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Cemeteries Are A Final Resting Place
A cemetery is the place where the dead are buried or interred — a “final resting place” for the deceased. In the past, people were buried on family property, in church yards, or in community cemeteries.
Cemeteries eventually became privately owned businesses organized “for-profit,” however some States prohibit for-profit cemeteries. Religious, municipal, and veterans cemeteries are organized on a not-for-profit basis. The result is a diverse mix of styles, sizes and ownership structures. A typical cemetery:
- Offers caskets, outer burial containers and grave markers or monuments.
- Holds services in their chapel or at graveside.
- Opens and closes the grave.
- Installs the grave marker (although this installation may be done by a monument company).
Cemeteries and other funeral service providers work together to coordinate funeral plans. For example, the Funeral Director is generally responsible for the:
- Procession to the cemetery.
- Services on cemetery grounds.
- Return transportation for the family.
A distinctive place for eternal use
Besides these features, cemeteries also differ in the basic elements such as the quality of their roadways, irrigation and maintenance.
Traditional cemeteries allow both upright monuments and markers that lie flush with the ground. The upright monuments are bold physical statements that enable passers-by to quickly recognize a cemetery.
Future Availability of Burial Space
Some cemeteries have ample space to accommodate new interments for many years to come. These cemeteries can expect a steady revenue stream well into the future. Others are nearly full. Constructing new mausoleums and lawn crypts (see descriptions that follow) are ways to accommodate additional interments. However, these are expensive to build and may not be viable options.
Therefore, if you are looking for multiple sites for family members, ask about availability of space in the future or pre-purchase your cemetery property.
Perpetual Care Funds
Unlike other funeral service providers, whose work is finished at the end of the funeral, cemeteries must provide perpetual care for the grave site and the grounds. To cover this cost, cemeteries establish “perpetual (or endowment) care funds” to generate ongoing income. Calculating how much money must be set aside, or endowed, for a cemetery’s long-term care is not an exact science. Therefore, most States have laws requiring a minimum portion of each sale be deposited to a care fund. Some cemeteries may be under-funded despite these State laws. This poses an unanswered question for our society, “what will happen if someday the money runs out to maintain a cemetery?”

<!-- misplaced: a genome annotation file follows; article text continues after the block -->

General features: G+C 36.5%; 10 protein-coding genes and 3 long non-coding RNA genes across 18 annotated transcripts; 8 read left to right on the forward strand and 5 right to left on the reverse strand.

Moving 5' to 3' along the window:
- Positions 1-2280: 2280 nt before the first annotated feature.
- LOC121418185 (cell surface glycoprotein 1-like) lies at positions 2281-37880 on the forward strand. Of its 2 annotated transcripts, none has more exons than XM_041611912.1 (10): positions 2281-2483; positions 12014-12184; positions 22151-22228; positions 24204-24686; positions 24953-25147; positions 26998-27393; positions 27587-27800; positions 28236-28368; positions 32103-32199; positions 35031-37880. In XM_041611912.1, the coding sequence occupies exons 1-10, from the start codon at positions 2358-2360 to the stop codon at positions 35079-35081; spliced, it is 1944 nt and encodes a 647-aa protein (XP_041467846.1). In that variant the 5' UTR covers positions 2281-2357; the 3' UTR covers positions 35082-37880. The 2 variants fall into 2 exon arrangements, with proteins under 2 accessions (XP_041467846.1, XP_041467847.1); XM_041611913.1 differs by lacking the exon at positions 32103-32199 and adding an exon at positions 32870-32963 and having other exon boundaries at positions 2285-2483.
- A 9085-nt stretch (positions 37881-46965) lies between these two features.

Whether or not combo operations should be allowed is a controversial industry issue. Some argue that combos promote competition and are good for consumers. Others believe that combos put the independent funeral home at an unfair disadvantage. With this in mind, some States have prohibited common ownership of funeral homes and cemeteries.
Following are the different types of cemetery property and a description of each:
Grave space, or burial plot, is a section of land in a cemetery where the casket containing human remains and an outer container are buried. Some cemeteries allow two to be buried in one grave space. The size of grave spaces varies.
Mausoleum crypts are placed inside a building known as a mausoleum, which are constructed for private families or entire communities. Mausoleums often have marble or granite facings and are sometimes decorated with sculpture and stained glass. Some have a chapel inside.
Lawn Crypts are concrete enclosures that house caskets underground. They are similar to grave spaces, however, no outer burial container is used because the concrete enclosure serves the same purpose of supporting the earth.
Lawn crypts may be built for one or two persons and may be configured side-by-side and/or several levels deep.
Scattering garden refers to a designated area in a cemetery where cremated remains can be scattered.